Kendrick Lamar tackles conspiracy theories and oppressive systems, taking notes from prominent Black figures who dedicated, and ultimately lost, their lives for Black liberation. MLK Jr. and Malcolm X had visions that were bigger than themselves or even their immediate geographical community. Even references to Black Panther co-founders Bobby Seale and Huey P. Newton emphasizes the message of imminent change on “HiiiPoWer”, though we're witnessing it come into fruition nine years later. The reference to Seale, at this point in time, seems to reflect exactly what has gone on in the past two weeks. Bobby Seale was tried as part of the Chicago Eight accused of conspiring to incite riots at the 1968 DNC Convention in Chicago. The riots that ensued in late August 1968 sparked due to police brutality against demonstrators. Police fired teargas into the crowd, beat down demonstrators, and arrested them. Then-mayor Richard J. Deley shut down a protest permit for anti-war demonstrators before deploying 12K police officers, the Illinois National Guard, and Army Forces. Sound familiar?

Tryna stay above water, that's why we shun the navy
Pull your guns and play me, let's set it off
Cause a riot, throw a Molotov
Somebody told me them pirates had got lost
‘Cause we been off them slave ships
Got our own pyramids, write our own hieroglyphs.”

The theme of liberty, especially for the Black community under an oppressive system, runs deep throughout the track. But there are moments when Kendrick admits that his fate could be similar to ‘Pac’s. Or Malcolm’s. Or Martin’s. As a voice of rebellion for a generation, a community of marginalized groups, Kendrick acknowledges that his words carry weight. There’s a long list of activists, Black activists specifically, who have been targeted and have been under surveillance for speaking out against the system. Kendrick invites the world to view his autopsy if ever he’s assassinated for speaking his truth. But even now, in the age of social media, where performative activism is at an all-time high, these community leaders and activists who have been at the forefront of the Black Lives Matter movement organizing and leading protests are being heavily surveilled under the FBI’s concern for “Black extremism.” Just last week, The Verge published an article on protecting digital security ahead of protests, to block authority from receiving information that would tip off the police, or allow them to trace you. 

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What emboldens this is J. Cole’s production on the song. Cole enhances the feeling of paranoia with synths that sound phone-tapped blended with dial-up Internet tones and morse code. The drums kick with a powerful punch and a Just Blaze touch. Distorted guitars clash through the beat like an interception on a radio signal, and Kendrick’s leading the takeover.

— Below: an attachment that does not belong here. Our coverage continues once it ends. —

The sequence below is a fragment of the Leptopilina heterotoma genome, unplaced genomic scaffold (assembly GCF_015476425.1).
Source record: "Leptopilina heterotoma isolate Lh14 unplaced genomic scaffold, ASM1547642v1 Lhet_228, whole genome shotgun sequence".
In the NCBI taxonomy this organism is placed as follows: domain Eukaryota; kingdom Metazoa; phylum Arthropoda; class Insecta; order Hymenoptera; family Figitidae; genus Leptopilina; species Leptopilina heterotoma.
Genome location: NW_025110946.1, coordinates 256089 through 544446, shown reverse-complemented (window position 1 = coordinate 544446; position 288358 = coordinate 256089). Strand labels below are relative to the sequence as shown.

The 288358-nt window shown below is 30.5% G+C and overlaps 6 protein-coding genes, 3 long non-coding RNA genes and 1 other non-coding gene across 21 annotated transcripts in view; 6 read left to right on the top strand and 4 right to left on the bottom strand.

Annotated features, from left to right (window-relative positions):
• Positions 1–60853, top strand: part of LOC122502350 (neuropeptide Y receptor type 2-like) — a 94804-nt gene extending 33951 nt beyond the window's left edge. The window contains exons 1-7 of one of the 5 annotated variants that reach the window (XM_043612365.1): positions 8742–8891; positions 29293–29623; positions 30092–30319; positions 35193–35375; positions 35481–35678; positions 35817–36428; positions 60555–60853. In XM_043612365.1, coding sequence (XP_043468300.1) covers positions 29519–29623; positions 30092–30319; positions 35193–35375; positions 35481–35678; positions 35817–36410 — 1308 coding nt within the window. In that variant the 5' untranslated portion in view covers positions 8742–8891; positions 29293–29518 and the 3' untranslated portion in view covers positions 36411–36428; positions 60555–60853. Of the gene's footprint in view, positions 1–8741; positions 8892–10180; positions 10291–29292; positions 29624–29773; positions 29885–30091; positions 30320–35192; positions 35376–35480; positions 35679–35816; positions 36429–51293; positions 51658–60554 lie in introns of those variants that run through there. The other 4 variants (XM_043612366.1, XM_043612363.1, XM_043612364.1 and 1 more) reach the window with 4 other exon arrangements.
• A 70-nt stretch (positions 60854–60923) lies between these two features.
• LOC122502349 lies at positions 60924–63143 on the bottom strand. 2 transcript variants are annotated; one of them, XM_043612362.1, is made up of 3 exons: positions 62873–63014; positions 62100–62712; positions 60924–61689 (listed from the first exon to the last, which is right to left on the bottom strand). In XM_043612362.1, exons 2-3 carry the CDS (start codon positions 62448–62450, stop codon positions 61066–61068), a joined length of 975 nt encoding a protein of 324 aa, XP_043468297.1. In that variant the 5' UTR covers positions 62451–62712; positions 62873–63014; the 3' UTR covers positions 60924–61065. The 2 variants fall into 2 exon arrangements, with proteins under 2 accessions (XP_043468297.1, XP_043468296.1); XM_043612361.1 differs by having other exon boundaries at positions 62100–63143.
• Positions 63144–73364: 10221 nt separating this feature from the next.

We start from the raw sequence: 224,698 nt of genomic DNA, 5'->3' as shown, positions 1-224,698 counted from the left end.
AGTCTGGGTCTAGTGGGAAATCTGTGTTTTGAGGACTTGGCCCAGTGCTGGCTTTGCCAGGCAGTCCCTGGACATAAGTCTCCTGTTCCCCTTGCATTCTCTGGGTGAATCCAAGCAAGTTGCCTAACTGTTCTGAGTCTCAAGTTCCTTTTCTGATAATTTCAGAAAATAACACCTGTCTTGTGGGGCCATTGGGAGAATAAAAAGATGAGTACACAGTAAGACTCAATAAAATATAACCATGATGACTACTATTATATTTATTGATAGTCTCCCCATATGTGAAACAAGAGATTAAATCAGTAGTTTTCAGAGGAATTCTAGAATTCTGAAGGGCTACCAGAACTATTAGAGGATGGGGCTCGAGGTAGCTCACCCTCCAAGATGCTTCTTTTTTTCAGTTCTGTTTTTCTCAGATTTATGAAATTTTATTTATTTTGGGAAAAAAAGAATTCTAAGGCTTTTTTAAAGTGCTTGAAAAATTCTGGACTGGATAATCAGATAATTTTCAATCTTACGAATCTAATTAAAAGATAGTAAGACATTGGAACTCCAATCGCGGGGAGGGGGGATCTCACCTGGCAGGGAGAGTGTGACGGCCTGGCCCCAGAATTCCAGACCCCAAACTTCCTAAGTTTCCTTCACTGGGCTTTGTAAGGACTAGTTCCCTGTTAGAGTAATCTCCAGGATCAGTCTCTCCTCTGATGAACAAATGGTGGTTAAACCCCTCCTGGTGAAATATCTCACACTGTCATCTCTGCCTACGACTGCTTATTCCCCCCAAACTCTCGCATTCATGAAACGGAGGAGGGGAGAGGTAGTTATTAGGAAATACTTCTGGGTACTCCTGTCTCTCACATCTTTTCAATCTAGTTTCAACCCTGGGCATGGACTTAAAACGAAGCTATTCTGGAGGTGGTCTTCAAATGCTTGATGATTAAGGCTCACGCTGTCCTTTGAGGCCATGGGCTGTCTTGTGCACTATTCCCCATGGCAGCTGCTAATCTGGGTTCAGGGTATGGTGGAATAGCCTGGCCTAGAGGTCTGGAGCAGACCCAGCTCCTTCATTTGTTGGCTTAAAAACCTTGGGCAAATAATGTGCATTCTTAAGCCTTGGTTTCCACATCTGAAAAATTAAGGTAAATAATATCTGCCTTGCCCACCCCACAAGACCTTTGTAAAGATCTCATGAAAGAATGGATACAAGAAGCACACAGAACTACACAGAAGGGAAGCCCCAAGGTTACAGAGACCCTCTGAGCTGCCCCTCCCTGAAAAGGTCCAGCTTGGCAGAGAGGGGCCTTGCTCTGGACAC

2020 will mark 24 years since Tupac was shot and killed in Las Vegas. He was only 25-years-old at the time. He changed the world in his own way, though he never lived to witness it with his own eyes. Even as injustices continue to take place, the power system at large is beginning to dwindle at the hands of the people, slowly but surely. It’s long-deserved, and a battle that has been passed on from generation to generation. The level of expectation, as Kendrick Lamar explained on the “Cut You Off” outro, has been raised to a point where rebellion can be the only solution to change. 

“All of society is doing is leeching off the ghetto. They use the ghetto for their pain. For their sorrow. For their culture. For their music. For their happiness. For their movies to talk about Boyz In The Hood,” ‘Pac said in the same interview referenced earlier. “I don’t want to be 50-years-old at a BET ‘We Shall Overcome’ achievement awards, you know what I’m sayin’? I want when they see me, they know that everyday that I’m breathin’, it’s for us to go farther.”

“HiiiPoWer” has been overshadowed in Kendrick’s catalog by the more commercially appealing records, understandably. His core fans, though, will always hold the record in high regards. Some were introduced to Kendrick with this single while others recognized a moment as his official arrival to the realm of rap’s elite. That same summer Section.80 was released, Snoop Dogg, Dr. Dre, and The Game officially passed the torch to Kendrick as the new reigning King of the West Coast. Surely, ‘Pac would’ve been alongside all three rappers if he had lived to see the day.